The noise in London’s Brixton Recreation Centre is deafening as at least 100 youngsters run around two courts playing basketball.
Shouts from the coaches echo across the hall as the energetic members of the Brixton Topcats – a basketball club that has global recognition – run up and down the hall, shooting hoops.
There’s a strong sense of community here.
The club is based at the heart of Brixton, one of south London’s most multicultural areas.
Parents stand at the sidelines, chatting and watching their children play.
Many of them are former members of the club and have now brought back their own offspring to train.
“Everyone here has a story”, one says.
Successful professional basketball players, solicitors, journalists, TV presenters and doctors all count as alumni of the 34-year-old club.
And many of them attribute their success to one man: the club’s founder Jimmy Rogers, who died earlier this month.
“I think it is amazing to be honest, what he has achieved over the generations,” says Richard Thomas, Jimmy’s son, as he watches a training session from the courtside.
It is the first time Richard – known as Carlos – has returned to the club in “many years”, he says.
He has been touched by the condolences he has received following the death of his father.
“He has got kids that he sends to America – about 78 went to college to play basketball,” Mr Thomas says of his dad – known to many as the Bishop of Brixton.
“Jimmy has done many things for many people in the Brixton community.”
Jimmy officially formed the club in 1984, against the backdrop of the early 1980s race riots in Brixton and more widely across cities in England.
The club says its aim, as it was then, is to provide high quality opportunities for young people in south London.
It says it has impacted on the lives of thousands of inner-city children in the last quarter century.
The nickname “Topcats” was inspired by the 1960s cartoon of the same name, relevant for its parody of the relationship between young people in the community and the police.
“Most of these people [who went to the club] were told they weren’t going to amount to anything,” says Marvin Ambrosius, a former member who went on to play for England for seven years.
“‘Drive the body’ was the motto here – that is the synonymous phrase.
“It is a phrase meaning ‘life is going to give you challenges’ and that was exactly what this club taught. It has established community spirit.”
Mr Ambrosius is now a TV presenter and a motivational speaker. He attributes the confidence that he has to the club, because he became comfortable playing basketball in front of crowds as a child.
“If Jimmy had that confidence in me it is only right I have that confidence in myself,” he says.
“I have been here since 1984. I am a product of this club.”
“Jimmy taught me a lot,” says Andrea Boreland, a former member who now coaches the London Lions and 16-19 year olds at Hackney Community College.
“He put me in a position to get out and coach.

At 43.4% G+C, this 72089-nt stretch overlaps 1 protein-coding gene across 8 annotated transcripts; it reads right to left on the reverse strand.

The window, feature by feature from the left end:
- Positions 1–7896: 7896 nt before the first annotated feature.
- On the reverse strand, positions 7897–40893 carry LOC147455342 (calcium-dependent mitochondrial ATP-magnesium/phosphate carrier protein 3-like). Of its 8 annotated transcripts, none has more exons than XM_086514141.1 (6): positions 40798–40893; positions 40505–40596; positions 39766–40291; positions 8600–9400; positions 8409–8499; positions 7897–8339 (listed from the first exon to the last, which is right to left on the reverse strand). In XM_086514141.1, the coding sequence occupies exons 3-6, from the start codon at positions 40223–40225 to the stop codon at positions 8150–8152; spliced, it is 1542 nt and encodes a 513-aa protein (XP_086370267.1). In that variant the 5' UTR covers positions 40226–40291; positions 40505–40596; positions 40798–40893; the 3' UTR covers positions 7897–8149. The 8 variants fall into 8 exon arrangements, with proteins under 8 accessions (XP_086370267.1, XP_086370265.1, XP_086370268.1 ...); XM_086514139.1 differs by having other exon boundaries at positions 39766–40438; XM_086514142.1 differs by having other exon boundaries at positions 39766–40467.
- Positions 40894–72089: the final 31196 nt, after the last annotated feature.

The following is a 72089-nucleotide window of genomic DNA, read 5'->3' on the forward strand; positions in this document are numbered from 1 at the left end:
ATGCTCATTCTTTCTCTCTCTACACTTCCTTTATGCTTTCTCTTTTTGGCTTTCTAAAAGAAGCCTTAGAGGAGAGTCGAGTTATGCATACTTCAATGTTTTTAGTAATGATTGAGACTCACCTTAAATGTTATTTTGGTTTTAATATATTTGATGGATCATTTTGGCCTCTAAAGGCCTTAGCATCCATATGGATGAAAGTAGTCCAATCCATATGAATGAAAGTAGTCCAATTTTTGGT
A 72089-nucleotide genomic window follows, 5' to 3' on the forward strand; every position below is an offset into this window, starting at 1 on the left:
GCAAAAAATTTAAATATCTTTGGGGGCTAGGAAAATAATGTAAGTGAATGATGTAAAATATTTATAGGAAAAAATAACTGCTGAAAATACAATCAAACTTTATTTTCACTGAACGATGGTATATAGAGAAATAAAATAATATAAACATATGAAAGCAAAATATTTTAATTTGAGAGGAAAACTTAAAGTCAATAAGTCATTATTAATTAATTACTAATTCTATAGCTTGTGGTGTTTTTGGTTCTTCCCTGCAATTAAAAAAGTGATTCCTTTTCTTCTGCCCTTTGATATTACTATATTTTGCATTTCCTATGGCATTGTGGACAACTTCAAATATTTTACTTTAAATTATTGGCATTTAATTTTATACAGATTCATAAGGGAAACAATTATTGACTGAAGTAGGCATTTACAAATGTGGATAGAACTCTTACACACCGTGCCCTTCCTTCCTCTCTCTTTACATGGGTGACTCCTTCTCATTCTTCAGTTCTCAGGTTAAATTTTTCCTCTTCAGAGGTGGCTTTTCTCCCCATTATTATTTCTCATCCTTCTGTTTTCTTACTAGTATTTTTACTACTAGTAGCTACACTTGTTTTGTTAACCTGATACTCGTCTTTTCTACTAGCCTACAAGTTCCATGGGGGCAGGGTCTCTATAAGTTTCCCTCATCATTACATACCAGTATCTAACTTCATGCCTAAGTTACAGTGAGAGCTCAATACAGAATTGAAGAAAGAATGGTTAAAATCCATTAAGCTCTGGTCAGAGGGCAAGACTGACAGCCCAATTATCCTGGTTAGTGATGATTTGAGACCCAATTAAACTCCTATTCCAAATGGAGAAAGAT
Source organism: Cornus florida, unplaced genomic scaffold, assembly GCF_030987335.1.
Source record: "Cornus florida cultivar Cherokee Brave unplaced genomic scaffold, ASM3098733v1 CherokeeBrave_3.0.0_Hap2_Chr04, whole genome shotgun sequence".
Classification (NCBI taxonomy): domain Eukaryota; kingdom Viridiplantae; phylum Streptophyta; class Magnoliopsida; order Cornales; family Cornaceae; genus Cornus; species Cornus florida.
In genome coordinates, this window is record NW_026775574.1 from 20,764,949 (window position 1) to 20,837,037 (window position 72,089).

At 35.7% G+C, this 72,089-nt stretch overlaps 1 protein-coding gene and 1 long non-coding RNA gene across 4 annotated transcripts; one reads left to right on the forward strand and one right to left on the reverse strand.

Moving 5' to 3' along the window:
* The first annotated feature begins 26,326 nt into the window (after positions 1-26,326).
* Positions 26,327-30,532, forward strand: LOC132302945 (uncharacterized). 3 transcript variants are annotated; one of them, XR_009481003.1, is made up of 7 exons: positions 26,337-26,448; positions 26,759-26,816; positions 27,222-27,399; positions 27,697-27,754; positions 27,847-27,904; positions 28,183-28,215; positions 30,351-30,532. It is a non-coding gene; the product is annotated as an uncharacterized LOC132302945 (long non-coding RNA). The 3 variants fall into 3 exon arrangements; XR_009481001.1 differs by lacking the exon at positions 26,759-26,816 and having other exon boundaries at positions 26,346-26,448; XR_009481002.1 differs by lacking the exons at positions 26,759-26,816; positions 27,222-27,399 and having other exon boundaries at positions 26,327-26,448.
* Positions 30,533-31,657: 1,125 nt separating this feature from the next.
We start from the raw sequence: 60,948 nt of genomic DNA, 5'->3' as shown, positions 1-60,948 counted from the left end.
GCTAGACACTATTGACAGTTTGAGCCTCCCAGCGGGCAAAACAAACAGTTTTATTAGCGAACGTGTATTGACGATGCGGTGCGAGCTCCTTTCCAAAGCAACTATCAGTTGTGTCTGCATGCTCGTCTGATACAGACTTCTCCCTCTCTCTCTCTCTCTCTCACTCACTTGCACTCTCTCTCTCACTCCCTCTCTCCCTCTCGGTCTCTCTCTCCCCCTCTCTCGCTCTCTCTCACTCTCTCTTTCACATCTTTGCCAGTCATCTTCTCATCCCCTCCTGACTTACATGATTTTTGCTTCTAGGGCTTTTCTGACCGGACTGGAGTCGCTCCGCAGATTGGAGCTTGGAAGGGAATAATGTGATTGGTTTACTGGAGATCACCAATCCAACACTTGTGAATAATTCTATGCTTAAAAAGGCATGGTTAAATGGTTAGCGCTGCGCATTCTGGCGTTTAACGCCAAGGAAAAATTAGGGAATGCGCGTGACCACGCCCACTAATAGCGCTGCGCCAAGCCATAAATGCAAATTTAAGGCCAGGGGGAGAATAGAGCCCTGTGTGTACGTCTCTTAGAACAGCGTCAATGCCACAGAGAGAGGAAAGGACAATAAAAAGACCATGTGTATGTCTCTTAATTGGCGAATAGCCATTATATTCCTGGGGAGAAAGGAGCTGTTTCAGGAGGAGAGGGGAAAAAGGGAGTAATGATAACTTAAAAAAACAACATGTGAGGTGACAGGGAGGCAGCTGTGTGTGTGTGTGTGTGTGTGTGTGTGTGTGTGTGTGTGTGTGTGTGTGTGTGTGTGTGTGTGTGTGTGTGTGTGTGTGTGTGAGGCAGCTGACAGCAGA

“He always told me to keep striving to do what I want to do.”
Perhaps one of the most famous ex-members is NBA basketball player Luol Deng, who was trained by Jimmy as a child.
At his peak, Deng earned £120,000 a week at Chicago Bulls and was one of the UK’s highest earning sportsmen.
“At the time all I wanted to do was to be a professional football player, but you kept telling me that I could be pretty good at basketball and here I am today, going into my 15th season in the NBA,” Deng posted on Instagram, on hearing of Jimmy’s death.
“In life, we are so lucky if we find someone who believes in you and is willing to give everything to see you reach the top.”
Ziad Chaudry, a friend of Jimmy’s who would volunteer to promote the club, says Jimmy was a father figure to the club’s members and calls him an inspiration.
“The club is not just about basketball, it is about a community. It is about one man who helped everyone,” he says.
He just wanted to get kids off the street, it didn’t matter if you were black, white, Asian…
“We are telling these kids here ‘if we can do it, you can too.’ We are all role models to these kids.”
Jimmy’s message, discipline and determined mentality appears to have filtered down to the current young members.
“Jimmy was a nice guy,” says 15-year-old Hakim, who has ambitions to turn professional. “It is a good club, they develop you in a way that other clubs don’t.
“They take you on no matter what your skill, gender, age, so anyone.”
“It is really good and supportive, especially for a girl playing basketball,” says Luiza, 15.
“Jimmy never went easy on us. All very supportive. I never felt left out for being a girl.”
The news of Jimmy’s death on 1 October prompted an outpouring of tributes and tales on social media of how one man changed so many people’s lives.
“I wouldn’t have probably met my wife, wouldn’t have had my children,” says Mr Ambrosius. “I don’t think one person can imagine not meeting Jimmy.
“That is why a lot of people are really mourning.
“Jimmy was an icon.”
Mr Thomas – one of the club’s original members – says it was his father’s philosophy that inspired many.
“Winning is an attitude. It is not about winning a game of basketball, it is about winning the game of life.”
Photos by Owen Harvy